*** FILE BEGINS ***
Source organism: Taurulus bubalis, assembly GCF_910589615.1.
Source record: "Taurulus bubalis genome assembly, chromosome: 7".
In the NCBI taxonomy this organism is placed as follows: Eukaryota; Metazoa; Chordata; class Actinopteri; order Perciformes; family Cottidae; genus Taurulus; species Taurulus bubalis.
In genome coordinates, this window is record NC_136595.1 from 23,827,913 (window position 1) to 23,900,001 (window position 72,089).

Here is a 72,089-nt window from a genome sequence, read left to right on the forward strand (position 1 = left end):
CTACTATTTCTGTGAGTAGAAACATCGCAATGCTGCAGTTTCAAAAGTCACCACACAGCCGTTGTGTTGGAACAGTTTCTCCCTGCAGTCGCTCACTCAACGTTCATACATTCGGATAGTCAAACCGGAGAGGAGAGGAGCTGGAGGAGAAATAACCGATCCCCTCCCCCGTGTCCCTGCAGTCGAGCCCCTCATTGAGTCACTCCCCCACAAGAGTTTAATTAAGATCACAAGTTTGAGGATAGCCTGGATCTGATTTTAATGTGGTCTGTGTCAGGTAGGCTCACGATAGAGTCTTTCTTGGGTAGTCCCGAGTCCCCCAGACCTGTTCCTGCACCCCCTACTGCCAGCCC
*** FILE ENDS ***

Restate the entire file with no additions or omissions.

Source organism: Taurulus bubalis, assembly GCF_910589615.1.
Source record: "Taurulus bubalis genome assembly, chromosome: 7".
In the NCBI taxonomy this organism is placed as follows: Eukaryota; Metazoa; Chordata; class Actinopteri; order Perciformes; family Cottidae; genus Taurulus; species Taurulus bubalis.
In genome coordinates, this window is record NC_136595.1 from 23,827,913 (window position 1) to 23,900,001 (window position 72,089).

Here is a 72,089-nt window from a genome sequence, read left to right on the forward strand (position 1 = left end):
CTACTATTTCTGTGAGTAGAAACATCGCAATGCTGCAGTTTCAAAAGTCACCACACAGCCGTTGTGTTGGAACAGTTTCTCCCTGCAGTCGCTCACTCAACGTTCATACATTCGGATAGTCAAACCGGAGAGGAGAGGAGCTGGAGGAGAAATAACCGATCCCCTCCCCCGTGTCCCTGCAGTCGAGCCCCTCATTGAGTCACTCCCCCACAAGAGTTTAATTAAGATCACAAGTTTGAGGATAGCCTGGATCTGATTTTAATGTGGTCTGTGTCAGGTAGGCTCACGATAGAGTCTTTCTTGGGTAGTCCCGAGTCCCCCAGACCTGTTCCTGCACCCCCTACTGCCAGCCC